Zerofrog documented the concepts of Virtual Memory a few years back. So now I figure it's VTLB's turn, since it's the new exclusive memory model used in current AVNs and any future releases.
So what is VTLB? VTLB stands for Virtual Translation Look-aside Buffer, which for most of us is a lot of common everyday words that, when put together like that, don't mean much at all.
Firstly, the memory model names VM and VTLB refer to the systems in place inside PCSX2 for emulating the Playstation2's memory, and don't actually refer to what's being emulated. In fact, neither VM or VTLB builds emulate the PS2's own TLB memory model, which can be misleading since VTLB contains the letters "TLB." The VM build was incapable of emulating the PS2's TLB without significant speed penalties and complications. VTLB on the other hand has the potential to emulate the PS2 TLB, but we haven't added functionality for it since it also depends on some other not-yet-complete areas of emulation (namely MIPS TLBMiss exceptions). As Zerofrog explained in an earlier blog, very few games utilize the TLB features of the PS2 anyway, so it's pretty much at the bottom of our wishlist at this time.
Conceptually, VTLB is surprisingly simple. It works by building a look-up of the PS2's physical memory on a per-page basis, and then defining actions or "handlers" for some pages, and defining other pages as "direct access" (fast mode). A page of memory is 4096 bytes long, so the PS2's 32Meg physical address space translates into 8192 total pages of memory, which ends up being a pretty small and efficient size as far as lookup tables are concerned. By comparison the current EErec uses a lookup table with 8 million entries
So when a PS2 instruction performs a memory operation (usually referred to as a memOp), the VTLB grabs the lookup address. If the address has the "special handler" bit set, it routes to that handler. If the handler bit is not set, the address is treated like a normal pointer to physical memory. As an optimization, VTLB uses the sign bit of the 32 bit address for the purpose of differentiating handled memory pages from direct memory pages.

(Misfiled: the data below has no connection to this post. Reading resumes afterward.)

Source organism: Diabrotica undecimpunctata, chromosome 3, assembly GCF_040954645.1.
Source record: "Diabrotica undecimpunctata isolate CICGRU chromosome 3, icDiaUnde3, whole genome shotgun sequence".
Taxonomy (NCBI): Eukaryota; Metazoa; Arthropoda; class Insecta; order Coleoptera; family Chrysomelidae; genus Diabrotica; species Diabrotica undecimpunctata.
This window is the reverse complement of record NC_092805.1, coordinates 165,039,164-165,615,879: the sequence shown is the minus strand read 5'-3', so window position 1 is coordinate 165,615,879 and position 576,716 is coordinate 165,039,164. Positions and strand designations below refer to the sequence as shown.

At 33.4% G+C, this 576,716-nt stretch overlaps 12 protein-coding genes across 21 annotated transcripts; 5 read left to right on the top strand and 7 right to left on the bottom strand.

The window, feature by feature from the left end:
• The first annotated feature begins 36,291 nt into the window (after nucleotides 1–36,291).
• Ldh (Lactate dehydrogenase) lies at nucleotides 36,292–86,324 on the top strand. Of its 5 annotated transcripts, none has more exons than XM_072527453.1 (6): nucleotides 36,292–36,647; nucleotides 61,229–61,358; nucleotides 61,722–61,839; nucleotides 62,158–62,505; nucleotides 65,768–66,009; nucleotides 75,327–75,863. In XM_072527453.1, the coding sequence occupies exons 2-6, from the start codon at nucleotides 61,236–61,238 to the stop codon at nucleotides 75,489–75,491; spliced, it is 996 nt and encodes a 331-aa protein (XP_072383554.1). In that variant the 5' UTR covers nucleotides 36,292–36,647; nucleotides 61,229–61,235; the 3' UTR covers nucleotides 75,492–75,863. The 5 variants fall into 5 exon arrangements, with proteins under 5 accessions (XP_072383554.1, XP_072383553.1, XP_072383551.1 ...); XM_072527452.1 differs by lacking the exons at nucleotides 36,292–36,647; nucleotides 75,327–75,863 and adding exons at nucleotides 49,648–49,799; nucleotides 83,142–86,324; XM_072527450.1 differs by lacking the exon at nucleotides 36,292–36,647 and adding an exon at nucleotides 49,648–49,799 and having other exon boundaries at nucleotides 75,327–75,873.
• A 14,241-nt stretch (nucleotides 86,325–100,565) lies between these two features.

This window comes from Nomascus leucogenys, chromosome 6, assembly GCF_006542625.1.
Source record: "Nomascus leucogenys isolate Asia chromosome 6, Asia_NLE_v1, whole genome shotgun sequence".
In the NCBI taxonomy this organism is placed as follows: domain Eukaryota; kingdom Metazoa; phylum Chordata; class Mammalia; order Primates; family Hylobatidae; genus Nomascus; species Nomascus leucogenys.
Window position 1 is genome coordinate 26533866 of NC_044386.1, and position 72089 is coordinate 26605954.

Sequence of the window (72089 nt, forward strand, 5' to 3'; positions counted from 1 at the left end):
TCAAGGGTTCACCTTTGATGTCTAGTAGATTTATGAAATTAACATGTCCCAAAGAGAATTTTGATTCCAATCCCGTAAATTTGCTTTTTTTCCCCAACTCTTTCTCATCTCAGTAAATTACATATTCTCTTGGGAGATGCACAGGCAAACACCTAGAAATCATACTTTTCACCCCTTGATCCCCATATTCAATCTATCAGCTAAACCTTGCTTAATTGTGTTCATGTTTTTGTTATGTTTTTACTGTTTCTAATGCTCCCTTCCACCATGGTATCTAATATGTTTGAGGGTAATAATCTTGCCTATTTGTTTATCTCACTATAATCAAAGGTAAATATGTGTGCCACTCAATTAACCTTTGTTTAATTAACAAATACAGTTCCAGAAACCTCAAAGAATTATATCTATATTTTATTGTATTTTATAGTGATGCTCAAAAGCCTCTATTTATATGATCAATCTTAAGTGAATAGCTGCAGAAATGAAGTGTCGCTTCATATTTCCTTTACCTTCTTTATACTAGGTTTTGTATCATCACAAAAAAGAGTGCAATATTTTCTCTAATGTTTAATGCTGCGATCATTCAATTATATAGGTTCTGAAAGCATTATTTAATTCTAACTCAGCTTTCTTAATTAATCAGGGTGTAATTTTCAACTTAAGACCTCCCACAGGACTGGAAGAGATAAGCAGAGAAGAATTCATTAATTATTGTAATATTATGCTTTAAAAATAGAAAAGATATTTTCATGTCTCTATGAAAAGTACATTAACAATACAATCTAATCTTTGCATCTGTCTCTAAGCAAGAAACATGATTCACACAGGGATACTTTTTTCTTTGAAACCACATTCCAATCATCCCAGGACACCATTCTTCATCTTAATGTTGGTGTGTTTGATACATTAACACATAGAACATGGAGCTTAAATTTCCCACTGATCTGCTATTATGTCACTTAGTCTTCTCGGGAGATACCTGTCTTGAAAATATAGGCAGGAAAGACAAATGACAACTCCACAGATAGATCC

The pseudo-code looks like this, as performed for a write memOp:
uint page = ps2_addr/4096;
uptr pc_addr = vtlb_lookup[page];
if( pc_addr & 0x80000000 ) // sign bit check
*pc_addr = data;
handler[page]( ps2_addr, data );
By default, Pcsx2 utilizes the VTLB's handlers for several areas of Ps2 memory that hold hardware registers. Hardware registers are memory addresses that control the whats, whens, and hows of the Ps2 -- write to a specific memory address and the PS2 starts a DMA transfer, or changes the video mode, or plays a new audio sample. These writes have to be intercepted and handled by the emulator. The VTLB allows us to do that very efficiently.
The reason why VTLB is able to emulate the PS2's own TLB is thanks to the handlers, which can remap memory anywhere at any time, with any set of permissions. If a game decided to remap some pages of memory to a different virtual address, those pages would have the "handler bit" set TRUE, and then the handler for those pages would be instructed to remap the memOp to the appropriate physical address.
Thus, the flow would be as such:
Ps2_Virtual_Address -> VTLB_Lookup -> Handler -> Ps2_Physical_Address
The benefits of this model are three-fold: efficiency, extensibility, and ease of debugging. If a game doesn't use the Ps2's TLB, then the VTLB will simply use direct memOps (fast!). If a game does happen to use the TLB, then VTLB can remap the memory as needed, allowing that game to emulate correctly also without having to needlessly burden other games with the overhead of virtual memory remapping logic. And to top it all off, handler mappings can be traced and dumped quickly and easily at any stage of emulation.